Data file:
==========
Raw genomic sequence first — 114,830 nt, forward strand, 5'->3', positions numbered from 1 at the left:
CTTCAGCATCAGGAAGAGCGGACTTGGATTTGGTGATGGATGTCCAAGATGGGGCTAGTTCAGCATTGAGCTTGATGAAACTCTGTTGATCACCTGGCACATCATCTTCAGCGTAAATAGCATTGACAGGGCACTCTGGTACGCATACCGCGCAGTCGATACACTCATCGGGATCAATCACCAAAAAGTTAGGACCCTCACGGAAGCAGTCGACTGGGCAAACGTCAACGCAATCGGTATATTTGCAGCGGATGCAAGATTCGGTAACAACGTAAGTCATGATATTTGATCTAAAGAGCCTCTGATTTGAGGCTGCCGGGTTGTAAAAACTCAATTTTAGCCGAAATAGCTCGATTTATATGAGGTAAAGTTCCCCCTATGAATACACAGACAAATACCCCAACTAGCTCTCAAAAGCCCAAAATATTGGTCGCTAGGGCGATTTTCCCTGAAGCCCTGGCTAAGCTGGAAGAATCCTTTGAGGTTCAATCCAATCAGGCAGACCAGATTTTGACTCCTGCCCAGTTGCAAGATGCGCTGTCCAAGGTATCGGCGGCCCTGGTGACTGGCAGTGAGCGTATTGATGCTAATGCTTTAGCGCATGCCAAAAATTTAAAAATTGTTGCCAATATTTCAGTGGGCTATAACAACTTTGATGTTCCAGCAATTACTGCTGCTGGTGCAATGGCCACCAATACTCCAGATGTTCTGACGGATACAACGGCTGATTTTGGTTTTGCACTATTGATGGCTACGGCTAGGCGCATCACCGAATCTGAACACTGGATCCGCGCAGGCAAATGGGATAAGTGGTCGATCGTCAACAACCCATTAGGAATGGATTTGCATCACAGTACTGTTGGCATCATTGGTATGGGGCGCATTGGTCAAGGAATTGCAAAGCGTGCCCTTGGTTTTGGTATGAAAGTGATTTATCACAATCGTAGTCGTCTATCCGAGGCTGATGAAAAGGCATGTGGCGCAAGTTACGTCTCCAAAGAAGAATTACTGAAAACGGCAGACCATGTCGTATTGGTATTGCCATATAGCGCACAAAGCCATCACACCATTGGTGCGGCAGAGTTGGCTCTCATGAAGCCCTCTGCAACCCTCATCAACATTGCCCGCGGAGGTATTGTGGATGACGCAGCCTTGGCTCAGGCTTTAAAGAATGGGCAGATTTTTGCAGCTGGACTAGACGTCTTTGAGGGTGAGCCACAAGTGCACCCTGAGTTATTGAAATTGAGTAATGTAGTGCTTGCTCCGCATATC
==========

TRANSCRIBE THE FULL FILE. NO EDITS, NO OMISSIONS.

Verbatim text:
Raw genomic sequence first — 114,830 nt, forward strand, 5'->3', positions numbered from 1 at the left:
CTTCAGCATCAGGAAGAGCGGACTTGGATTTGGTGATGGATGTCCAAGATGGGGCTAGTTCAGCATTGAGCTTGATGAAACTCTGTTGATCACCTGGCACATCATCTTCAGCGTAAATAGCATTGACAGGGCACTCTGGTACGCATACCGCGCAGTCGATACACTCATCGGGATCAATCACCAAAAAGTTAGGACCCTCACGGAAGCAGTCGACTGGGCAAACGTCAACGCAATCGGTATATTTGCAGCGGATGCAAGATTCGGTAACAACGTAAGTCATGATATTTGATCTAAAGAGCCTCTGATTTGAGGCTGCCGGGTTGTAAAAACTCAATTTTAGCCGAAATAGCTCGATTTATATGAGGTAAAGTTCCCCCTATGAATACACAGACAAATACCCCAACTAGCTCTCAAAAGCCCAAAATATTGGTCGCTAGGGCGATTTTCCCTGAAGCCCTGGCTAAGCTGGAAGAATCCTTTGAGGTTCAATCCAATCAGGCAGACCAGATTTTGACTCCTGCCCAGTTGCAAGATGCGCTGTCCAAGGTATCGGCGGCCCTGGTGACTGGCAGTGAGCGTATTGATGCTAATGCTTTAGCGCATGCCAAAAATTTAAAAATTGTTGCCAATATTTCAGTGGGCTATAACAACTTTGATGTTCCAGCAATTACTGCTGCTGGTGCAATGGCCACCAATACTCCAGATGTTCTGACGGATACAACGGCTGATTTTGGTTTTGCACTATTGATGGCTACGGCTAGGCGCATCACCGAATCTGAACACTGGATCCGCGCAGGCAAATGGGATAAGTGGTCGATCGTCAACAACCCATTAGGAATGGATTTGCATCACAGTACTGTTGGCATCATTGGTATGGGGCGCATTGGTCAAGGAATTGCAAAGCGTGCCCTTGGTTTTGGTATGAAAGTGATTTATCACAATCGTAGTCGTCTATCCGAGGCTGATGAAAAGGCATGTGGCGCAAGTTACGTCTCCAAAGAAGAATTACTGAAAACGGCAGACCATGTCGTATTGGTATTGCCATATAGCGCACAAAGCCATCACACCATTGGTGCGGCAGAGTTGGCTCTCATGAAGCCCTCTGCAACCCTCATCAACATTGCCCGCGGAGGTATTGTGGATGACGCAGCCTTGGCTCAGGCTTTAAAGAATGGGCAGATTTTTGCAGCTGGACTAGACGTCTTTGAGGGTGAGCCACAAGTGCACCCTGAGTTATTGAAATTGAGTAATGTAGTGCTTGCTCCGCATATC